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Wednesday, May 12, 2021

Pros, cons of Western’s fall quarter course plan

The good and bad of hybrid classes, and how students are affected

By Connor Benintendi

Western students will have both in person and remote course options in the fall. // Illustration by Julia Vreeman
Western students will have both in person and remote course options in the fall. // Illustration by Julia Vreeman

Western’s fall quarter course plan brings in-person classes back to students who want them, but may not be protecting those who don’t.

Western is planning for a mix of courses including standard face-to-face, online, remote – both synchronous and asynchronous – and hybrid classes, which will be a combination of remote and in-person sessions, according to a Western Today announcement from June 15. 

All classes will move online after Thanksgiving break, the university announced last week. Western is also returning to their standard grading policy, according to a Western Today from July 13.

Students registered for hybrid courses can expect both in-person and online components. This is generally reserved for courses that are more effective with a hands-on session, such as labs or studios, Western Communications Director Paul Cocke said.

“Hybrid courses typically have experiential or discussion components where the course material can be provided easily online, but the experiential part needs to be in person,” Cocke said.

Cocke noted that another possibility could be having some students work in person, while others are online during that period, and then alternating those groups the following session.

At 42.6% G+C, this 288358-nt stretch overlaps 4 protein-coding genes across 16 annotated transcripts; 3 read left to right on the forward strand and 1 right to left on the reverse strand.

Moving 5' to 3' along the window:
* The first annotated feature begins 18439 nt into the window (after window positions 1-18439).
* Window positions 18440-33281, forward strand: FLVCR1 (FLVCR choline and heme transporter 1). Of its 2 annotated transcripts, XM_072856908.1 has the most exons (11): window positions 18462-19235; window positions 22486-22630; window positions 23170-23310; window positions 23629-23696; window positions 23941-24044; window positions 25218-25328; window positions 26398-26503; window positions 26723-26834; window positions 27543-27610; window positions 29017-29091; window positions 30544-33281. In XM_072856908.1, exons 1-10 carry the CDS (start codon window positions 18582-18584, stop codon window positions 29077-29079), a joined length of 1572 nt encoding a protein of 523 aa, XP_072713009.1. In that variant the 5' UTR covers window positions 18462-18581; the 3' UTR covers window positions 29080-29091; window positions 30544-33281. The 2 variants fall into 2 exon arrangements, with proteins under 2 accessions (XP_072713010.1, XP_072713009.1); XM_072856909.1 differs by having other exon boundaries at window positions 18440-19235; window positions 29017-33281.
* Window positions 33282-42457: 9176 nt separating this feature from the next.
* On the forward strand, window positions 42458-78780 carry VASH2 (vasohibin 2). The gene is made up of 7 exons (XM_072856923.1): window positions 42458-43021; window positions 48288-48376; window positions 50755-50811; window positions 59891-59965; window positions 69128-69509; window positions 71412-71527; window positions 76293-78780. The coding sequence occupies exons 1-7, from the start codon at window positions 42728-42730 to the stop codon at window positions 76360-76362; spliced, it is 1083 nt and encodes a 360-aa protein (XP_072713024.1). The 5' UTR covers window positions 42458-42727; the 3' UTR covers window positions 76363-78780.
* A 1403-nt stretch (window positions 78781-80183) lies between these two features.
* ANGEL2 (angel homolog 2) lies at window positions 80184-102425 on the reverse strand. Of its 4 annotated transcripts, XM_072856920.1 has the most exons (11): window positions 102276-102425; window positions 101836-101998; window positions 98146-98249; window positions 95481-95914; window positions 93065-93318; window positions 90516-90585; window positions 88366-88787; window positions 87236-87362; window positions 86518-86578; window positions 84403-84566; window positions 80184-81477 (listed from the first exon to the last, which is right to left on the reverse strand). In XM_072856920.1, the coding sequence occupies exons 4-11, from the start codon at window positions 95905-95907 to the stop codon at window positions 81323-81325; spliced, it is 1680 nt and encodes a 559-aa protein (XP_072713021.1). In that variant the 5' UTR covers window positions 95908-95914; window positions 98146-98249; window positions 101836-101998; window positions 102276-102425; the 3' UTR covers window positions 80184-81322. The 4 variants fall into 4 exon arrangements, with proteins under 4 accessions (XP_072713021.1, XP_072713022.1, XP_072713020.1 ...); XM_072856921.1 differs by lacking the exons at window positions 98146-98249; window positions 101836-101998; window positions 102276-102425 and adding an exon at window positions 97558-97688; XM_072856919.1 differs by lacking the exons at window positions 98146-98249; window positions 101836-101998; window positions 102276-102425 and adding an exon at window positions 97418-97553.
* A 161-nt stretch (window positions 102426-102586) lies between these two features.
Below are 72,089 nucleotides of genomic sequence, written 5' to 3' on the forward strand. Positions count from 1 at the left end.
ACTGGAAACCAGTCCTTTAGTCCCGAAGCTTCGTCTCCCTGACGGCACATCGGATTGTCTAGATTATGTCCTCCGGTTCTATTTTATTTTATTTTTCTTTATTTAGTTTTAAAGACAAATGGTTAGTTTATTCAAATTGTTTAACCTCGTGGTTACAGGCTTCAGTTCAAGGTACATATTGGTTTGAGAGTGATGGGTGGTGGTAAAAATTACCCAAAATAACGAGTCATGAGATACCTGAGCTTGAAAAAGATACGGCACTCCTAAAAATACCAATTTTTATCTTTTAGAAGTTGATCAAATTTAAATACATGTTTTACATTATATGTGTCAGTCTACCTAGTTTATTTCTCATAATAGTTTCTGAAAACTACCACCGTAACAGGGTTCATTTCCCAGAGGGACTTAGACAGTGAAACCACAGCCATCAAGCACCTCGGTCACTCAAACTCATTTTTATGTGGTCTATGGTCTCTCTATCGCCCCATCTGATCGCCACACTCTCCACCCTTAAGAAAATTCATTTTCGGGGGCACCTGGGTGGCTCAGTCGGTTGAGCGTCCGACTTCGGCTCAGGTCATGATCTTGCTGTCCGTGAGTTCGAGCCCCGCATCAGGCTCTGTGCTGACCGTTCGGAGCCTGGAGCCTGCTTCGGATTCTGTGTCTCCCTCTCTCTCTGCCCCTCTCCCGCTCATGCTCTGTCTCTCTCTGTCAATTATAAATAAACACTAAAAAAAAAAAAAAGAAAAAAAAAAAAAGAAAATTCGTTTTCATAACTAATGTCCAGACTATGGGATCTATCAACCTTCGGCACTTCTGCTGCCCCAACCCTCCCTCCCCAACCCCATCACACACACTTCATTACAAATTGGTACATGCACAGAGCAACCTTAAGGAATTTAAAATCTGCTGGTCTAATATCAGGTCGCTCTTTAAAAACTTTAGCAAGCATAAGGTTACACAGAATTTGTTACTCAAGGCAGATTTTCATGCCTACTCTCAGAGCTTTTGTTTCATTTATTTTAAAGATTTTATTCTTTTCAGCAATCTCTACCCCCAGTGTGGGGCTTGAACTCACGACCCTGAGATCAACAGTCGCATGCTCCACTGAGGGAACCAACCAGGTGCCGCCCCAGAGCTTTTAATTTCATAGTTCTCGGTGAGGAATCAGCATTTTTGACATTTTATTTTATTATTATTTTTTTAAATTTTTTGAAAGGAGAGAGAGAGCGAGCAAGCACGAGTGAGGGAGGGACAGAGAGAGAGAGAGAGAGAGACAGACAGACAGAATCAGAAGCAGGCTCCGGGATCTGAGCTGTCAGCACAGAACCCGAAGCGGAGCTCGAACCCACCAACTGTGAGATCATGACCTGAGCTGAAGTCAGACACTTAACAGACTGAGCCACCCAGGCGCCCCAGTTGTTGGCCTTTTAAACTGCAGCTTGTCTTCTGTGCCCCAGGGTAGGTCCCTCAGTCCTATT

While this provides the in-person element that some students may want, it is unknown if at-risk students will have more leniency on attendance to in-person sessions if hybrids are their only option.

ShyAnn Wolf, a history major transferring to Western in the fall, is uncomfortable attending in-person classes due to her pre-existing health condition.

Wolf has a condition called juvenile idiopathic arthritis – an autoimmune disease that attacks her cartilage and causes her to fall ill more easily than others might. Her parents, who share her home, also have pre-existing conditions.

All the remote course options she needs to graduate are full, and as a transfer student she won’t be able to register until her orientation on July 28.

“I don’t want to have to make that trip up [to Western], and then bring home something to my family,” Wolf said. “I don’t want to put them or myself at risk, and I would just like more online options.”

Cocke said that ensuring students can continue to work towards their degree while remaining safe will be a focal point, and that Western’s Disability Access Center may play a role in assisting students like Wolf.

COVID-19 cases in Whatcom County have spiked nearly 74% since Western’s hybrid course decision was made public on June 15, according to data from the Washington State Department of Health

Western has not adjusted its plans since this decision, besides moving all courses online after the Thanksgiving break, according to an email on July 20 from Brent Carbajal, Western’s provost and vice president of academic affairs.